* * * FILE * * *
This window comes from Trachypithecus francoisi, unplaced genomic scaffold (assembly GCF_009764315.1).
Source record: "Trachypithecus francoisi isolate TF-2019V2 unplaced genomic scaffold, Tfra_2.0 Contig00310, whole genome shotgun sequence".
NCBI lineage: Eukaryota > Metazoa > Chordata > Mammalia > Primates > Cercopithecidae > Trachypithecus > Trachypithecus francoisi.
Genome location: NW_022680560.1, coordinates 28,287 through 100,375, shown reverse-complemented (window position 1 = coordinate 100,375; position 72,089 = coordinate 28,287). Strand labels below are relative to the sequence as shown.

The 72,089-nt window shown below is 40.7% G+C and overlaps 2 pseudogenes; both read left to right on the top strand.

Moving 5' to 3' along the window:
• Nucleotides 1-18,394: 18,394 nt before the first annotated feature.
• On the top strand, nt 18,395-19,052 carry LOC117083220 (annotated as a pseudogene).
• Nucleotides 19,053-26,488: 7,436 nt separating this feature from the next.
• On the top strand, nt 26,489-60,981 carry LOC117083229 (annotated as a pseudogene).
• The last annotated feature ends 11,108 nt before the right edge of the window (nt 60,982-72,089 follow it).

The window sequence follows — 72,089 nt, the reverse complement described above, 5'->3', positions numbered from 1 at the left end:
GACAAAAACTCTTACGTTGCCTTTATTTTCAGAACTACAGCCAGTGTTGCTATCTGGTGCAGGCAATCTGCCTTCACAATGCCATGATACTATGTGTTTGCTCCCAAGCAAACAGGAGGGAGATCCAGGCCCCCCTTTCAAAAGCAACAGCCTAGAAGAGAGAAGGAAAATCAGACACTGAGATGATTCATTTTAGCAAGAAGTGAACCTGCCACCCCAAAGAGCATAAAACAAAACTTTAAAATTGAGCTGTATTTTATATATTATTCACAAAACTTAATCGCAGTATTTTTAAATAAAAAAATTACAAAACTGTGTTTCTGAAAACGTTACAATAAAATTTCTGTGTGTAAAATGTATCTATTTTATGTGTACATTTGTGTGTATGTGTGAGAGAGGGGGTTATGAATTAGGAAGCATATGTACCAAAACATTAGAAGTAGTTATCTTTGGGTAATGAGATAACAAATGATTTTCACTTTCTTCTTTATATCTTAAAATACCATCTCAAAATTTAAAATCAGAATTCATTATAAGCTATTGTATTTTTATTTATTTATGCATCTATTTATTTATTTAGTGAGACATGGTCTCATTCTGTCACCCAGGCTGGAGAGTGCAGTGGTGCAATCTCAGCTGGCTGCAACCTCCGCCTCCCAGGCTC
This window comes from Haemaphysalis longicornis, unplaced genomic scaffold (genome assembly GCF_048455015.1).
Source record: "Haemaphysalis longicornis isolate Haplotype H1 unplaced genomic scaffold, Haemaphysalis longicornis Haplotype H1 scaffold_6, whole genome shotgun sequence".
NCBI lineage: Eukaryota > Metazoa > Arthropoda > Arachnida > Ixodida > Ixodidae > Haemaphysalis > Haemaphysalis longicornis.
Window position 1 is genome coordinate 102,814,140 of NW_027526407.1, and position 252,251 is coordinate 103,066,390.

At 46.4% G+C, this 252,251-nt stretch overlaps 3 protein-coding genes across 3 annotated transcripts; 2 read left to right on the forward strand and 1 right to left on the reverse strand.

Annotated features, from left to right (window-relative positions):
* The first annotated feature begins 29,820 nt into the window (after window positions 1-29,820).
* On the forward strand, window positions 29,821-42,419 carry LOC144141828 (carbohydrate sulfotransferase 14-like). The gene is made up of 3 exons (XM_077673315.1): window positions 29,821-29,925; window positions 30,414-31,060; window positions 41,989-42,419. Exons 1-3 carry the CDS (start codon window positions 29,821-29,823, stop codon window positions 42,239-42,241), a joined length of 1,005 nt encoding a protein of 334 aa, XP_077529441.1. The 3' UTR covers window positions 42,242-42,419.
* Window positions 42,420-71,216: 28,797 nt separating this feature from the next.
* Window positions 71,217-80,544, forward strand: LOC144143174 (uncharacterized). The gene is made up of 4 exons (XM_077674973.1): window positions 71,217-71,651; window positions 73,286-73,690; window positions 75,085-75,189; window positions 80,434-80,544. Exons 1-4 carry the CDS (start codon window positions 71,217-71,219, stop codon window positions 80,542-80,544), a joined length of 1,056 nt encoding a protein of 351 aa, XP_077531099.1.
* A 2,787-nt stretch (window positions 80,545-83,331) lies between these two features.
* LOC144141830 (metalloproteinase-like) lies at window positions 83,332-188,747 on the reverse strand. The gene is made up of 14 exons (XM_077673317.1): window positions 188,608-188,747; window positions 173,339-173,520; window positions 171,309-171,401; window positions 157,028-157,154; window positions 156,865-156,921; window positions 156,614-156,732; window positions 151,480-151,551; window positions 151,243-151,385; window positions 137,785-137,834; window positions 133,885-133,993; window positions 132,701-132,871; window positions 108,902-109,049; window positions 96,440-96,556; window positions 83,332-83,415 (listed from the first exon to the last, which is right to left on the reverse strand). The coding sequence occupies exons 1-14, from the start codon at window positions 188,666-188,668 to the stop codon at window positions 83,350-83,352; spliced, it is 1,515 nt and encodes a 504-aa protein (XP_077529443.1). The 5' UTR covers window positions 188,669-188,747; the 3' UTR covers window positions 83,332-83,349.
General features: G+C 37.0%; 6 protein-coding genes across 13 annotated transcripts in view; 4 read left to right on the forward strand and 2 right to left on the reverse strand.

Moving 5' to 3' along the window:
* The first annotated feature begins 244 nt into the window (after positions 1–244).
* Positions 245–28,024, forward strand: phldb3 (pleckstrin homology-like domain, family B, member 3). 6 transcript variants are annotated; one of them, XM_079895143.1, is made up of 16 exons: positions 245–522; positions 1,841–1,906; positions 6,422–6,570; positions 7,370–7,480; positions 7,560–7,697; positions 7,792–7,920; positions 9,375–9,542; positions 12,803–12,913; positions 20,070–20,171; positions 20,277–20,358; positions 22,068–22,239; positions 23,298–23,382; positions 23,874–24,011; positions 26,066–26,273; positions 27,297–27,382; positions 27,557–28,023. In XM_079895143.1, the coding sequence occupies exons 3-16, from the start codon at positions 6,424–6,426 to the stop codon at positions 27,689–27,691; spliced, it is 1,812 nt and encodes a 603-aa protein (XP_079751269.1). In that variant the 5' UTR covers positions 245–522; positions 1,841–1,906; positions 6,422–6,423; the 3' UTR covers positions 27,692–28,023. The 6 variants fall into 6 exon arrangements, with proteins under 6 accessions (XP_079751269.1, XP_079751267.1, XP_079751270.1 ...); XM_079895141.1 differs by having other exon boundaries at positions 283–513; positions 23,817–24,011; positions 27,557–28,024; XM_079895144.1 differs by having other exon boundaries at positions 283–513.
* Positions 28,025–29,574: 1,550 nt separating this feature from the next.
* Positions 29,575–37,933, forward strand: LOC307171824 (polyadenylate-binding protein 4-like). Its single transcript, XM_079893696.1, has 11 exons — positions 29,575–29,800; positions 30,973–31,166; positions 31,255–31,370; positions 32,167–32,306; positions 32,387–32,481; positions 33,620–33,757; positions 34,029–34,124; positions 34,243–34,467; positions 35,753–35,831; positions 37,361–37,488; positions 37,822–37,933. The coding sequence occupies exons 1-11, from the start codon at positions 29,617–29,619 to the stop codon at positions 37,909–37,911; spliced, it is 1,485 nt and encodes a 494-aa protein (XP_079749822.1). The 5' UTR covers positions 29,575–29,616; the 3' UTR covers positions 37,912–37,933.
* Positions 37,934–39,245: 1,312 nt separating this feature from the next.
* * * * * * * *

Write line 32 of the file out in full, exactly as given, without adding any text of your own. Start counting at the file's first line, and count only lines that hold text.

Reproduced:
* Positions 37,934–39,245: 1,312 nt separating this feature from the next.